URM?

(BLS, URM status, non-traditional, GLBT)
User avatar
t14biglawwannabe
Posts: 13
Joined: Wed Mar 14, 2012 3:22 pm

URM?

Postby t14biglawwannabe » Thu Mar 15, 2012 10:43 am

Hey everyone, I posted this message in a different thread and haven't had any luck with anyone's opinion. If anyone has any knowledge, websites, etc. that could help me answer this question I'd love to hear from you.

From everything I have read in this thread, URM seems to only imply certain racial/ethnic groups. I have talked with various people and looked around on the internet (without much luck) about individuals with physical disabilities/handicaps being included as URM. I don't know for a fact, but I would assume that individuals with physical disabilities are less represented in law schools than they are in the general US population.

My question is; if one were to have a handicap would they be able to check URM (even if white) and include a DS to explain their circumstances and how they would help diversify a law school community?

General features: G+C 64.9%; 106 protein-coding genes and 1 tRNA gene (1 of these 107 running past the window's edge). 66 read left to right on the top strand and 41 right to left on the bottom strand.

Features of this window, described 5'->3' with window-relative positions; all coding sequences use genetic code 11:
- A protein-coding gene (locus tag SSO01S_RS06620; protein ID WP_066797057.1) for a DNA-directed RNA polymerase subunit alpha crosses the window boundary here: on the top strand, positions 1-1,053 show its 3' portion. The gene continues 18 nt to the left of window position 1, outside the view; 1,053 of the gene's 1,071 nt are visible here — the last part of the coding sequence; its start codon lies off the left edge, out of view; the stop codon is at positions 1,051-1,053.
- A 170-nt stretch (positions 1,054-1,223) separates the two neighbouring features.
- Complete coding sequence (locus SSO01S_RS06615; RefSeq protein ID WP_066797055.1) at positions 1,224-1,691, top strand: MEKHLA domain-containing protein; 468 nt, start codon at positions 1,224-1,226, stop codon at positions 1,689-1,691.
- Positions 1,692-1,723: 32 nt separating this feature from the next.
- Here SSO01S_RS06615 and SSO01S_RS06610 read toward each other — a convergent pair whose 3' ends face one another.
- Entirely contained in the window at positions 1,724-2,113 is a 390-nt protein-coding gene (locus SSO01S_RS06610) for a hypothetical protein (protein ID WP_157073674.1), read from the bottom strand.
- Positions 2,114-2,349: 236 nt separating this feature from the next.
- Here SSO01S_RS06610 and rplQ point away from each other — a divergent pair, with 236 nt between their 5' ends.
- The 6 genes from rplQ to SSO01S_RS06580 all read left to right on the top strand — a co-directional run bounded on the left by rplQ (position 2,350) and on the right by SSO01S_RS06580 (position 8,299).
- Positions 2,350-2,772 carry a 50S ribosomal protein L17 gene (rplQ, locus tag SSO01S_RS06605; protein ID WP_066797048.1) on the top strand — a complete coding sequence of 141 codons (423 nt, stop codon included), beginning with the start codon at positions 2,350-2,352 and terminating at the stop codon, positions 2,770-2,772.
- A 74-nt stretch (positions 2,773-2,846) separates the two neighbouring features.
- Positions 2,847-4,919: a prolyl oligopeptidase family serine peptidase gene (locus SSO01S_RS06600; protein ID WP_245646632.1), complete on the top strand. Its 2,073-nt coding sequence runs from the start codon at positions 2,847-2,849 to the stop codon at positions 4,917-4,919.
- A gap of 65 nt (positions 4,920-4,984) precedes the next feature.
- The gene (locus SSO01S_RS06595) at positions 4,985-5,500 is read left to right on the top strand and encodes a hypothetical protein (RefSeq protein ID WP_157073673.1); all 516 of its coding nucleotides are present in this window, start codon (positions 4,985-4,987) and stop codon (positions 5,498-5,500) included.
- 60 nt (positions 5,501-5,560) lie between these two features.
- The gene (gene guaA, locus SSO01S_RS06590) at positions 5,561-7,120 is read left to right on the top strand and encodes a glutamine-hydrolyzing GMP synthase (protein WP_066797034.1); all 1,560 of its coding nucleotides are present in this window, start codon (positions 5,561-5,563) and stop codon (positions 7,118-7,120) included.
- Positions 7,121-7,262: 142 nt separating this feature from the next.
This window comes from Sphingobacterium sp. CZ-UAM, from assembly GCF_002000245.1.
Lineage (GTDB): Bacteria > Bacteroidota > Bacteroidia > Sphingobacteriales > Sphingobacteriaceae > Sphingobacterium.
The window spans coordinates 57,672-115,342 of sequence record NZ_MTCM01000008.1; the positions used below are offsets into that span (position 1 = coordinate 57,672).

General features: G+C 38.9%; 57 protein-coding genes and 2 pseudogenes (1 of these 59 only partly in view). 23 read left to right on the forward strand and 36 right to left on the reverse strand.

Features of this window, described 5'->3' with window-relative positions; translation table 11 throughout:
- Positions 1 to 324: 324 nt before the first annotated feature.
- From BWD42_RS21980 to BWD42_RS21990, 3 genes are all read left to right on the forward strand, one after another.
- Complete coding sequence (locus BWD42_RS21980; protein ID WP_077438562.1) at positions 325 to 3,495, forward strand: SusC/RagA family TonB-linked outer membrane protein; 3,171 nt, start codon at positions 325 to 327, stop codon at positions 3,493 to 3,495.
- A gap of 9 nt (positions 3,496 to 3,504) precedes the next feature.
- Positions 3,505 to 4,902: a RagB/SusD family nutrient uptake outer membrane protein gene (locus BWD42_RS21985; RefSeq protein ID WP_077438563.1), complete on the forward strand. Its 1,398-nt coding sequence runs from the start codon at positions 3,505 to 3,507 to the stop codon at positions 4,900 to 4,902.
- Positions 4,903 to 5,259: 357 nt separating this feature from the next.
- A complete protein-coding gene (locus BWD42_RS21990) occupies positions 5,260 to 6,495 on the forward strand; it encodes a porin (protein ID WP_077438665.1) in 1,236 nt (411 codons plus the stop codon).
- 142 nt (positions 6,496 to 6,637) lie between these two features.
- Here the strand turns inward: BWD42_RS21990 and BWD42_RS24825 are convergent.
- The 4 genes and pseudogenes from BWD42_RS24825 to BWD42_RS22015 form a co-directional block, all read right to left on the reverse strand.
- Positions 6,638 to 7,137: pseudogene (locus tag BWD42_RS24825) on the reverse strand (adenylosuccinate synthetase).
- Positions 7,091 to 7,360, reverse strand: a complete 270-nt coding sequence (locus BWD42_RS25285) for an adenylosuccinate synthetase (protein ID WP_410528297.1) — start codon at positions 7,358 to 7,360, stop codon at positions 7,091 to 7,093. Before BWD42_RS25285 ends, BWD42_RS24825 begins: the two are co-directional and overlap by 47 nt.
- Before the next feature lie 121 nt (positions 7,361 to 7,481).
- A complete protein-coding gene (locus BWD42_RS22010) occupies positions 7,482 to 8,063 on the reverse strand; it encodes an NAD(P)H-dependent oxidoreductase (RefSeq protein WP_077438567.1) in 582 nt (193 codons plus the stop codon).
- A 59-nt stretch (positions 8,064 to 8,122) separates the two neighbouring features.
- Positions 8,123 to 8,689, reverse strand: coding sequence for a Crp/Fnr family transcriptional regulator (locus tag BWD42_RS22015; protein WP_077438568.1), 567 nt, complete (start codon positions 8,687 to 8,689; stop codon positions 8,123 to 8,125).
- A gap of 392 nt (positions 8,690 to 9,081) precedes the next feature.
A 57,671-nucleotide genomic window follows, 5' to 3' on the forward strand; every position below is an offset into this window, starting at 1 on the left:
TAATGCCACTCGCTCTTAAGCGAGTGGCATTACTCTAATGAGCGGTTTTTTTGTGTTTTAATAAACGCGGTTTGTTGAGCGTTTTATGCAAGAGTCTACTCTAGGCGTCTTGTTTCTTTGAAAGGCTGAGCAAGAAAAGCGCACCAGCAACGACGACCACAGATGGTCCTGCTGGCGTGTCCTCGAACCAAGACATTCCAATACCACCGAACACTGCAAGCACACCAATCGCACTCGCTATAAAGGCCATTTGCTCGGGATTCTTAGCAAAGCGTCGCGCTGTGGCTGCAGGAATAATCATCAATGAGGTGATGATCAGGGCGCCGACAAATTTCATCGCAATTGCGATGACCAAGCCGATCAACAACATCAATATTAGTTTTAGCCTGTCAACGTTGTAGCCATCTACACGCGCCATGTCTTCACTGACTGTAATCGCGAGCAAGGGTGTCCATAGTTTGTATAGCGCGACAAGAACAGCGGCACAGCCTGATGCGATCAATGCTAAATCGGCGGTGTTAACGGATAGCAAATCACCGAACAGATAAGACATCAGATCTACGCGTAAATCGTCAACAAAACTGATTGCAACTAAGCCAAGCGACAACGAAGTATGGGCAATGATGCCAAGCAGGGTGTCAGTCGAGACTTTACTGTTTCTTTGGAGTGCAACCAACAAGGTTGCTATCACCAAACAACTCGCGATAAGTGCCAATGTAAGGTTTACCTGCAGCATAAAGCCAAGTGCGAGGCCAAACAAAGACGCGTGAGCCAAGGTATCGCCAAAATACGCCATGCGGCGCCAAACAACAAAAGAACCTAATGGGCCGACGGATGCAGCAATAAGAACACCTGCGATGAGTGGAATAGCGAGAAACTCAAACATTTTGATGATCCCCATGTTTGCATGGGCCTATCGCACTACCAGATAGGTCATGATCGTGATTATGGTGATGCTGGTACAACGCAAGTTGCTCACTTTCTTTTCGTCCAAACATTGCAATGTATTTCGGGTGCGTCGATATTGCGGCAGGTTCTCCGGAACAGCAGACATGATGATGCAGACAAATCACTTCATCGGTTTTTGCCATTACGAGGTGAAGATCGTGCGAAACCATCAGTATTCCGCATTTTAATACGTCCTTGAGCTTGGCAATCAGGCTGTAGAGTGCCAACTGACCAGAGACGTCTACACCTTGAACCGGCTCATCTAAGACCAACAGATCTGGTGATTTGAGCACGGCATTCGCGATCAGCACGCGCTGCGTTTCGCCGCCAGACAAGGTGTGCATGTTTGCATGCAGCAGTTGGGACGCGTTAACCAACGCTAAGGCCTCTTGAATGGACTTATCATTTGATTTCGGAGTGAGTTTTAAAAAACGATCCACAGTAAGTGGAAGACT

Thanks

User avatar
Geetar Man
Posts: 585
Joined: Wed May 26, 2010 4:13 am

Re: URM?

Postby Geetar Man » Thu Mar 15, 2012 10:53 am

t14biglawwannabe wrote:Hey everyone, I posted this message in a different thread and haven't had any luck with anyone's opinion. If anyone has any knowledge, websites, etc. that could help me answer this question I'd love to hear from you.

From everything I have read in this thread, URM seems to only imply certain racial/ethnic groups. I have talked with various people and looked around on the internet (without much luck) about individuals with physical disabilities/handicaps being included as URM. I don't know for a fact, but I would assume that individuals with physical disabilities are less represented in law schools than they are in the general US population.